The current role of intraoperative ultrasound during the resection of colorectal liver metastases: A retrospective cohort study

Sarah A. Knowles, Kimberly A. Bertens, Kristopher P. Croome, Roberto Hernandez-Alejandro

Research output: Contribution to journalArticle

3 Citations (Scopus)

Abstract

Introduction: Liver resections with negative margins improve survival in patients with colorectal liver metastases (CRLM). Intraoperative ultrasound (IOUS) is a valuable tool that gives information about lesions that ultimately changes surgical strategy to ensure complete removal, which subsequently improves disease free survival (DFS). Methods: A retrospective review of patients who underwent a resection for CRLM from 2009 to 2012 was completed to determine the impact of IOUS. Results: A total of 103 patients had a hepatic resection for CRLM. All patients had preoperative imaging to assist with operative planning. IOUS was performed in 72 cases. Surgical strategy changed in 31 (43.1%) cases with IOUS, compared to three (9.7%) with no IOUS (. P < 0.001). A new lesion was detected in 13 (18.1%) of the cases. A higher proportion of nonanatomic liver resections were performed in the IOUS group (N = 27, 37.5%) compared to the non-IOUS group (N = 6, 19.4%) (. P = 0.07). Conclusion: Achievement of a negative resection margin was comparable between the two groups. However, there was a trend toward improved DFS in the IOUS group. Despite advances in preoperative imaging, IOUS demonstrates utility in providing novel information that allows removal of the entire tumor burden, using parenchymal-preserving techniques when feasible, leading to improved DFS.

Original languageEnglish (US)
Pages (from-to)101-106
Number of pages6
JournalInternational Journal of Surgery
Volume20
DOIs
StatePublished - Aug 1 2015

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Cohort Studies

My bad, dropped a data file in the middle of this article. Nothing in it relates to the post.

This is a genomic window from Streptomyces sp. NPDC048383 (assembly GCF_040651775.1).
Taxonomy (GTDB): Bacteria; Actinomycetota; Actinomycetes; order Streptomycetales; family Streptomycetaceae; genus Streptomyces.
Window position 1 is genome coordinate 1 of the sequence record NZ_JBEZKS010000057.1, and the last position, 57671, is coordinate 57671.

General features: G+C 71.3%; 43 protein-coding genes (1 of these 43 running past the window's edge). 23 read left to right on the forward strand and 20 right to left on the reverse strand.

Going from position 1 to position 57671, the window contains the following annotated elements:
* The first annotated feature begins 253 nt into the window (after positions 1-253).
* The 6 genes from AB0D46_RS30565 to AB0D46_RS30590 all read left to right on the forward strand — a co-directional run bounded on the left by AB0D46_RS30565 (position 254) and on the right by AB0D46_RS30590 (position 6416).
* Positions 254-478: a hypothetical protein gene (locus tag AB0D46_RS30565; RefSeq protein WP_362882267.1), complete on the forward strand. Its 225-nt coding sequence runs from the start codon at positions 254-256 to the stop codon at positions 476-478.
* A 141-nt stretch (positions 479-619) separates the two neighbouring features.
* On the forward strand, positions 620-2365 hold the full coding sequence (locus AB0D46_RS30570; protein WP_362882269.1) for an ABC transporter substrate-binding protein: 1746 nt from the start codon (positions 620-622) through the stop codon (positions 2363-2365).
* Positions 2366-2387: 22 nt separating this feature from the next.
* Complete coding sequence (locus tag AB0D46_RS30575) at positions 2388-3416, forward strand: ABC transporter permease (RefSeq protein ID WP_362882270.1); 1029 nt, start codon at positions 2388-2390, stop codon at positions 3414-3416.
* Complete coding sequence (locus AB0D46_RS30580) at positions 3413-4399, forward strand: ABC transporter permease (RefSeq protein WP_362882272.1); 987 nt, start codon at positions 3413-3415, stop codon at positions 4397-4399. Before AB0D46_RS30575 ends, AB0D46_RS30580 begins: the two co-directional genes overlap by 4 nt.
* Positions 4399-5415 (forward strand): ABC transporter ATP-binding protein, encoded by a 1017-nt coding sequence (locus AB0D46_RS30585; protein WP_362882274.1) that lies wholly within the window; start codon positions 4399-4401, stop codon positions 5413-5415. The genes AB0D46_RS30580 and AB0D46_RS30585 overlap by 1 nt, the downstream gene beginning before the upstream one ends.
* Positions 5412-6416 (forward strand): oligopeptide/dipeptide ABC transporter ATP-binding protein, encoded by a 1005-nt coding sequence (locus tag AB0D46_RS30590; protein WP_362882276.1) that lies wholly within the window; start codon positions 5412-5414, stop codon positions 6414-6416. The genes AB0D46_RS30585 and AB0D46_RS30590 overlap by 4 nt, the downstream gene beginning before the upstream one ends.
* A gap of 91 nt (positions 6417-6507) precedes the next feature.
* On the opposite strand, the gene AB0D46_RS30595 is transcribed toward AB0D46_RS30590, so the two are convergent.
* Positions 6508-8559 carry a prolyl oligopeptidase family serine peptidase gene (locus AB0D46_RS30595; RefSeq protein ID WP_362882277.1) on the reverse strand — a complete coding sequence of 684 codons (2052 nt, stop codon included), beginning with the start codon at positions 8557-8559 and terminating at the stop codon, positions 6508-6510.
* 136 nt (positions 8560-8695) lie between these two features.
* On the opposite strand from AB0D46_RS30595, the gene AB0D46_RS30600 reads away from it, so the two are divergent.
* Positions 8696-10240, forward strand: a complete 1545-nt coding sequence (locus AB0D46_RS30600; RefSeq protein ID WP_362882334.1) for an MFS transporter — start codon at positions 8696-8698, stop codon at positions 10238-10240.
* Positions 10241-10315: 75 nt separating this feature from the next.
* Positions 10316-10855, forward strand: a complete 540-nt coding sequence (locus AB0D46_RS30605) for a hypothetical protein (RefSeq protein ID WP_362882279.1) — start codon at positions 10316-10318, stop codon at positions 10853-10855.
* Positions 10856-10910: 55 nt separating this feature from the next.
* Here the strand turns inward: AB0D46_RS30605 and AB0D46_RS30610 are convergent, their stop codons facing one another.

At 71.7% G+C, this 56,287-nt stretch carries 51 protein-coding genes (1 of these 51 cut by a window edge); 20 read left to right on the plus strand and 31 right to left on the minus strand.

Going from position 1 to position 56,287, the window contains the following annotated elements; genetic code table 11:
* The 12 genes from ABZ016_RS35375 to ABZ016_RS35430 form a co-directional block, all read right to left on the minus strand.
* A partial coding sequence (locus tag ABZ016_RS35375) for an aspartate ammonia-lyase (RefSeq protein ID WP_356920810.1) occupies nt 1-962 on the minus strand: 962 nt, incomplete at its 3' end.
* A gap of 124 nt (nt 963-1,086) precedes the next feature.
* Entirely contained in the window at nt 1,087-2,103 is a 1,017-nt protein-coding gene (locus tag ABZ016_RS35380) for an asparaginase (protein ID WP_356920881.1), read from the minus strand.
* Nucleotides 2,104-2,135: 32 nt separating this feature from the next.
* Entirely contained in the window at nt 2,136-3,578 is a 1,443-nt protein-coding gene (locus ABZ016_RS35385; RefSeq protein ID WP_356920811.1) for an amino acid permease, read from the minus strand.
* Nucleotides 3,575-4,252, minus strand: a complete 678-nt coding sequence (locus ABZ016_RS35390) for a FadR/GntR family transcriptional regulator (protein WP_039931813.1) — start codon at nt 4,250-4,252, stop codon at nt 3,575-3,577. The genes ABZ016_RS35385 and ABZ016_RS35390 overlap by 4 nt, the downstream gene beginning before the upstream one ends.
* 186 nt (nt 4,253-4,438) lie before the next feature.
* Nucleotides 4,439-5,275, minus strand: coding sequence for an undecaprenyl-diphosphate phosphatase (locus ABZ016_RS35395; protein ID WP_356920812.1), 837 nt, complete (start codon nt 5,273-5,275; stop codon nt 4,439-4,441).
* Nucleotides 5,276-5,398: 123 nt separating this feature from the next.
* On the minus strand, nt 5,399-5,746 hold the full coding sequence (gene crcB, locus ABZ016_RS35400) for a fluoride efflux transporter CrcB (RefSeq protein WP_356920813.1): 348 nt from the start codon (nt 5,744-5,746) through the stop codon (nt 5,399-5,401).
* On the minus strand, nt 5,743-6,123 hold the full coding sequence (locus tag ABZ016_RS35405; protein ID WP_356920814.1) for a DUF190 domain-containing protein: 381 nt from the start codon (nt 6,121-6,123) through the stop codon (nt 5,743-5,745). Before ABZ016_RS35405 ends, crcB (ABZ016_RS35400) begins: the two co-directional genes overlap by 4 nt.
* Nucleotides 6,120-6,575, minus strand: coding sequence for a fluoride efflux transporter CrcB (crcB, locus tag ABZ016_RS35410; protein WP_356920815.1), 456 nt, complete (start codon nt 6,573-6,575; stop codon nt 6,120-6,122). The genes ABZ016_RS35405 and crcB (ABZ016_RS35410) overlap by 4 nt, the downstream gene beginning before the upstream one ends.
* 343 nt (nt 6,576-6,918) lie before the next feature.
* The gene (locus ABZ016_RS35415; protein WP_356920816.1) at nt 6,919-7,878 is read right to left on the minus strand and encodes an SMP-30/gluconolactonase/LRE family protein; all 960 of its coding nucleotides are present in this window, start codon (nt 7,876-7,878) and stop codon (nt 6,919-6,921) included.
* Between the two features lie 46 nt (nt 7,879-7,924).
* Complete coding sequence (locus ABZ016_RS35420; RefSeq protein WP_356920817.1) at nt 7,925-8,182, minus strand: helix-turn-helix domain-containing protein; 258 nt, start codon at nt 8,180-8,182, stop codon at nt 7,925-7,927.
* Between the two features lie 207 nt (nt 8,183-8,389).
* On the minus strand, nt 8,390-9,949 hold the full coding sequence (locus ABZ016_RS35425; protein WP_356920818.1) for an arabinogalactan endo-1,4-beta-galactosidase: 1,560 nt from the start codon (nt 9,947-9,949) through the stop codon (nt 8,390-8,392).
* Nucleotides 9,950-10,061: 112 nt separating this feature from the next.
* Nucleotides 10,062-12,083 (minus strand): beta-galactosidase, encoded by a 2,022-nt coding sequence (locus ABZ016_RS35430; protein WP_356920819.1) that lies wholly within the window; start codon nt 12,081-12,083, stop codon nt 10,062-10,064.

Retrospective Studies
Neoplasm Metastasis
Liver
Disease-Free Survival
Tumor Burden
Ultrasonography
Survival

Keywords

  • Colorectal cancer
  • Intraoperative ultrasound
  • Liver/hepatic metastases

ASJC Scopus subject areas

  • Surgery
  • Medicine(all)

Cite this

The current role of intraoperative ultrasound during the resection of colorectal liver metastases : A retrospective cohort study. / Knowles, Sarah A.; Bertens, Kimberly A.; Croome, Kristopher P.; Hernandez-Alejandro, Roberto.

In: International Journal of Surgery, Vol. 20, 01.08.2015, p. 101-106.

Research output: Contribution to journalArticle

Knowles, Sarah A. ; Bertens, Kimberly A. ; Croome, Kristopher P. ; Hernandez-Alejandro, Roberto. / The current role of intraoperative ultrasound during the resection of colorectal liver metastases : A retrospective cohort study. In: International Journal of Surgery. 2015 ; Vol. 20. pp. 101-106.
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abstract = "Introduction: Liver resections with negative margins improve survival in patients with colorectal liver metastases (CRLM). Intraoperative ultrasound (IOUS) is a valuable tool that gives information about lesions that ultimately changes surgical strategy to ensure complete removal, which subsequently improves disease free survival (DFS). Methods: A retrospective review of patients who underwent a resection for CRLM from 2009 to 2012 was completed to determine the impact of IOUS. Results: A total of 103 patients had a hepatic resection for CRLM. All patients had preoperative imaging to assist with operative planning. IOUS was performed in 72 cases. Surgical strategy changed in 31 (43.1{\%}) cases with IOUS, compared to three (9.7{\%}) with no IOUS (. P < 0.001). A new lesion was detected in 13 (18.1{\%}) of the cases. A higher proportion of nonanatomic liver resections were performed in the IOUS group (N = 27, 37.5{\%}) compared to the non-IOUS group (N = 6, 19.4{\%}) (. P = 0.07). Conclusion: Achievement of a negative resection margin was comparable between the two groups. However, there was a trend toward improved DFS in the IOUS group. Despite advances in preoperative imaging, IOUS demonstrates utility in providing novel information that allows removal of the entire tumor burden, using parenchymal-preserving techniques when feasible, leading to improved DFS.",
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